By Vito Pilieci, Postmedia News May 31, 2013
OTTAWA — Teenagers take note: turns out those dreams of being paid for video gaming aren’t so far fetched.
Even as other sectors of the economy struggle, Canada’s video game development industry continues to expand rapidly with growing numbers of jobs and rising salaries, according to a study to be released at the Ottawa International Game Conference on Friday.
Canada’s video game development industry rose more than five per cent between 2011 and 2012 and now accounts for more than $2.3 billion worth of the country’s gross domestic product, according to the study compiled by researcher Nordicity and released by the Entertainment Software Association of Canada (ESAC).
There are now 16,500 people directly employed by a total of 329 registered game studios in Canada and the average salary in the industry jumped to $72,000 annually from $65,000 a year ago.
“These are high-paying jobs,” said Jayson Hilche, president and chief executive officer of the ESAC. “This industry — with its marriage of high-skill, creative, artistic, and technical disciplines — is a source of national pride. Many people are still surprised to realize that Canada is the largest producer of video games on a per-capita basis, producing critically acclaimed games on nearly all platforms all over the world.”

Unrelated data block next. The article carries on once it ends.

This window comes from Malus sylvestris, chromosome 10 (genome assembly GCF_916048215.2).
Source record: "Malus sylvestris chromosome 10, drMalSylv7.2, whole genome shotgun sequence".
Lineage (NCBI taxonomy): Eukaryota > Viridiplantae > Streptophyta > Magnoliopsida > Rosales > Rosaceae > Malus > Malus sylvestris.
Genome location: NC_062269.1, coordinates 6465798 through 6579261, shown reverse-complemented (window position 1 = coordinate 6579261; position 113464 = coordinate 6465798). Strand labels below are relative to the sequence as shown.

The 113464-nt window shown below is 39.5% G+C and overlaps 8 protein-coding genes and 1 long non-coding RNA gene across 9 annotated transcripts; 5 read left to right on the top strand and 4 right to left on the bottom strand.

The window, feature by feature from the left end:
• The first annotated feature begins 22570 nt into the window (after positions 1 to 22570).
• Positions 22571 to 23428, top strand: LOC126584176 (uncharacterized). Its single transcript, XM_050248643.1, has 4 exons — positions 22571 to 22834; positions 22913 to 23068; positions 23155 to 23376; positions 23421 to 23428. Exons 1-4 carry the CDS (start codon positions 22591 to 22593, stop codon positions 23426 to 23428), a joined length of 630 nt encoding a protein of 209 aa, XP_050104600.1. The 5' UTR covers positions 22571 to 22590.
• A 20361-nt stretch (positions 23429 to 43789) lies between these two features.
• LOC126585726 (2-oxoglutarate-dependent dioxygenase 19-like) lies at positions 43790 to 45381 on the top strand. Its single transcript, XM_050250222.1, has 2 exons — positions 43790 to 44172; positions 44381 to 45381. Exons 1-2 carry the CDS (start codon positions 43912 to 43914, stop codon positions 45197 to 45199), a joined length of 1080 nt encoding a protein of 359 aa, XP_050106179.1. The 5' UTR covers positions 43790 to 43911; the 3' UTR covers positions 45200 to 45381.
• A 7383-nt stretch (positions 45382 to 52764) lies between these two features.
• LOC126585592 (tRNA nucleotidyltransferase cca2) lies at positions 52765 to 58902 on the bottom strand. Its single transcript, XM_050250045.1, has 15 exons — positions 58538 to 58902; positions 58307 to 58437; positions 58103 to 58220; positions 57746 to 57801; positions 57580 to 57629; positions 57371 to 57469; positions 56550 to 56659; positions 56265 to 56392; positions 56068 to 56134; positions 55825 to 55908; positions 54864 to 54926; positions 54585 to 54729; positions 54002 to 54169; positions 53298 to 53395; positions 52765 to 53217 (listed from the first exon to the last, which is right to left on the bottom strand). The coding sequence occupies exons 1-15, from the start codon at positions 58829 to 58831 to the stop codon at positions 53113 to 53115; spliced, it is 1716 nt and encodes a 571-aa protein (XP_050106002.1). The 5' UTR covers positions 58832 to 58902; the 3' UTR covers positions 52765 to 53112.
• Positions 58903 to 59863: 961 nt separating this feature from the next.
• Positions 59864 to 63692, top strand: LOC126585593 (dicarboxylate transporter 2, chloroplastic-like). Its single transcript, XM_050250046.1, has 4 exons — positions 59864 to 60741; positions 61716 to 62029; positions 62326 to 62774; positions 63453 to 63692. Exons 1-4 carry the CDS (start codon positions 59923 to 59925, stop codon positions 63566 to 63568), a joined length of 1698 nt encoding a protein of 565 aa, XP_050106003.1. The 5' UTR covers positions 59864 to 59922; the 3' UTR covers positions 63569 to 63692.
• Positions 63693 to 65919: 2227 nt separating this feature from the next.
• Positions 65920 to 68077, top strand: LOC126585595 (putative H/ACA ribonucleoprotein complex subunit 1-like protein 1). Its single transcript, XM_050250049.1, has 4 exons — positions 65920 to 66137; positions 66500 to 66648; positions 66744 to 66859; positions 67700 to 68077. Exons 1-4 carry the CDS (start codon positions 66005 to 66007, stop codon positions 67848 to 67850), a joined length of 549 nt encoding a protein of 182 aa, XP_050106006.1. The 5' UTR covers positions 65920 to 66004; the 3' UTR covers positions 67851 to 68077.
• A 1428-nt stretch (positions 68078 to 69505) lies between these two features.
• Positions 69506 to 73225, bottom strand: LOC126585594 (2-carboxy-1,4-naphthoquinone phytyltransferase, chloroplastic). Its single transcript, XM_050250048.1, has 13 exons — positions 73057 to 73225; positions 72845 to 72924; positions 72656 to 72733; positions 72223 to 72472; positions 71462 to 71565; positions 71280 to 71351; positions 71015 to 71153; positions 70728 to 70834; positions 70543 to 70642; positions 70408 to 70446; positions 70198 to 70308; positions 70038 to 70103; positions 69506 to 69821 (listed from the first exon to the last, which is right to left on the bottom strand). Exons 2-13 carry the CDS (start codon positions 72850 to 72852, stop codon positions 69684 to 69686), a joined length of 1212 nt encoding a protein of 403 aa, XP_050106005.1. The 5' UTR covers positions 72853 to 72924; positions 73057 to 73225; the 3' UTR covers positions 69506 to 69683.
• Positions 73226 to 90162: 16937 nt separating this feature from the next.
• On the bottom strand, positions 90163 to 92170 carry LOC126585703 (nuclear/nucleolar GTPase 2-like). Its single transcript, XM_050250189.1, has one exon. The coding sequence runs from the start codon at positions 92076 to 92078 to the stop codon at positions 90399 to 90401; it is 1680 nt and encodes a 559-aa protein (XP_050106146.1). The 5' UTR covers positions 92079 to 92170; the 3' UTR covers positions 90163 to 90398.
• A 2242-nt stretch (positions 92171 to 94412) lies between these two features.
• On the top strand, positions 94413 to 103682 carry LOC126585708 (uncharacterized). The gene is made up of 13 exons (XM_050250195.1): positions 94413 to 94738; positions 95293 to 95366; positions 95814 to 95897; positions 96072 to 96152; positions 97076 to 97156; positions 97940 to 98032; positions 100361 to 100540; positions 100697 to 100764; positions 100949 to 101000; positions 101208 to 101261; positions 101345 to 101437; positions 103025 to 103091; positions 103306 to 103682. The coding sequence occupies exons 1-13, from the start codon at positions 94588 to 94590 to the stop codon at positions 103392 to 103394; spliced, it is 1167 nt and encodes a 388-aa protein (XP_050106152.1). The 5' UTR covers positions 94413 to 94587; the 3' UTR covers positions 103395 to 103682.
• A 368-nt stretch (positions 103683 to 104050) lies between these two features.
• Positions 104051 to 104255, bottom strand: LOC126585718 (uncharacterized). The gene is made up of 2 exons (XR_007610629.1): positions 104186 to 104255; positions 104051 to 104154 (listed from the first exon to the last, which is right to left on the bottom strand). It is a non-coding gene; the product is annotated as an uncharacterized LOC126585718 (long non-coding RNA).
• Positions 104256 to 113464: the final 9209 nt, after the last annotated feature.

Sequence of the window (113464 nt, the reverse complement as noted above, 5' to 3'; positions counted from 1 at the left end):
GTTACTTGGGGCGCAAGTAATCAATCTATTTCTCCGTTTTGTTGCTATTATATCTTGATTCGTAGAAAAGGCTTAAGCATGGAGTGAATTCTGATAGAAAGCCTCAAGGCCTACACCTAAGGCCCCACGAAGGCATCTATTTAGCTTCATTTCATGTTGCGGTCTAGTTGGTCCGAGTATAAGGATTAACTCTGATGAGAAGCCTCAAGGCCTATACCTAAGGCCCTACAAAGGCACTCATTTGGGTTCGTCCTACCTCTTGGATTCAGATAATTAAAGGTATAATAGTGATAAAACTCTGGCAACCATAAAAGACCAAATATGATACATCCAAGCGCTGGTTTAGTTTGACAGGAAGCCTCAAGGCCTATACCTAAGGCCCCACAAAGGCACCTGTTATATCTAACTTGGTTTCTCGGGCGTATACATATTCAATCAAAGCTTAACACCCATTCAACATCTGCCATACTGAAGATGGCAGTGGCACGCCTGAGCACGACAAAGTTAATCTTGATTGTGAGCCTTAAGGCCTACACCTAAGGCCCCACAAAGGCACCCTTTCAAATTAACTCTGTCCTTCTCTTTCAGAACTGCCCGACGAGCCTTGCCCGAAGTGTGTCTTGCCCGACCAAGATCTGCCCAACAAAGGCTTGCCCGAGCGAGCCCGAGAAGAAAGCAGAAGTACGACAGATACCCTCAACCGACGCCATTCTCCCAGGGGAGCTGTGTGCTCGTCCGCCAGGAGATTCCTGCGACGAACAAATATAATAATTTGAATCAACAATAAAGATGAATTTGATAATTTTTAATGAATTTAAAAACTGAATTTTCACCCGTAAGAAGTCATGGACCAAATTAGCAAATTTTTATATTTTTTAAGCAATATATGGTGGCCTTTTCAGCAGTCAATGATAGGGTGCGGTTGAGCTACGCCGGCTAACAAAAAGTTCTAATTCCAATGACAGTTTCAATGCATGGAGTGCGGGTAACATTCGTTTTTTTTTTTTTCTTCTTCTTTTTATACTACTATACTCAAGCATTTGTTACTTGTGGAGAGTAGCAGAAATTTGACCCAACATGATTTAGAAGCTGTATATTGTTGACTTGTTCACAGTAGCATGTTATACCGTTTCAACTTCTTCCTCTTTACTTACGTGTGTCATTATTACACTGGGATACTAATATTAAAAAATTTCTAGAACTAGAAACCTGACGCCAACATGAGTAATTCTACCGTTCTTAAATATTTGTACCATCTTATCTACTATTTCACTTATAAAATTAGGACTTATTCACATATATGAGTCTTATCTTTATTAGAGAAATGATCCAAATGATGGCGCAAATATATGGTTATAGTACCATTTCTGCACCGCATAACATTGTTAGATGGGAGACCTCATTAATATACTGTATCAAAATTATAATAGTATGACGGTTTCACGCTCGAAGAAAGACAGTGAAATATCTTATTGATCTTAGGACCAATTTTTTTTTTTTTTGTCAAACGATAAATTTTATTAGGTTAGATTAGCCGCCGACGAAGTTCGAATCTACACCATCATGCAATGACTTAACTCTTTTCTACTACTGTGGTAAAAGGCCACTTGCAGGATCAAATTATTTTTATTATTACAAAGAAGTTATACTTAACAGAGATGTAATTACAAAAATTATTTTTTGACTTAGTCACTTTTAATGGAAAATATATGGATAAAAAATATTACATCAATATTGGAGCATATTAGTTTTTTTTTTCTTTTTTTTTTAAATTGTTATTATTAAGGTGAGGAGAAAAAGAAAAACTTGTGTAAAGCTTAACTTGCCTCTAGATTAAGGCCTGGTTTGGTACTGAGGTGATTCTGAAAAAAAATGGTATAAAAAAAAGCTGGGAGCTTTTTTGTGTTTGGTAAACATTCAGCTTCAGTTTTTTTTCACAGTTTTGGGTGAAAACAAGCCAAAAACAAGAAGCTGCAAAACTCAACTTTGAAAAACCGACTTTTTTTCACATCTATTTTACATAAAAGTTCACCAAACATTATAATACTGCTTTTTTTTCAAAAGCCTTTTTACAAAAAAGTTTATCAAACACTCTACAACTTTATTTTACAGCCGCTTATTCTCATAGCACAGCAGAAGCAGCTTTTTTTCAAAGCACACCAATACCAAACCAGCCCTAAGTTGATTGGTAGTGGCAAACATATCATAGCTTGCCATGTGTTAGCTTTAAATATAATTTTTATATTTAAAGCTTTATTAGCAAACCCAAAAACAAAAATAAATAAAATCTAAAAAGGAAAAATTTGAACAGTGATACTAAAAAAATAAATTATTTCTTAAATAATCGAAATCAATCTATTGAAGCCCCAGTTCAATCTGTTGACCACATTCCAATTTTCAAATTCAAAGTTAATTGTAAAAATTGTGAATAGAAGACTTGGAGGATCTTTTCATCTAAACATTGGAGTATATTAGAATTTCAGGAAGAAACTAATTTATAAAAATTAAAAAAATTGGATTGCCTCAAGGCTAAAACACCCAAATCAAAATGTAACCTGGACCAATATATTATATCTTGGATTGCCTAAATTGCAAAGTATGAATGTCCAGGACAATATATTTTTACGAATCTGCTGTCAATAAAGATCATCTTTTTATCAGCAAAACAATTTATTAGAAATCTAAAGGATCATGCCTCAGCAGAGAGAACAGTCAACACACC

Blockbuster titles including Tom Clancy’s Splinter Cell franchise, Batman Arkham Asylum, Far Cry, Assassin’s Creed, FIFA Soccer, NHL, Mass Effect and dozens of others are made in Canada. Globally, the size of the country’s game industry ranks third, after the United States and Japan.
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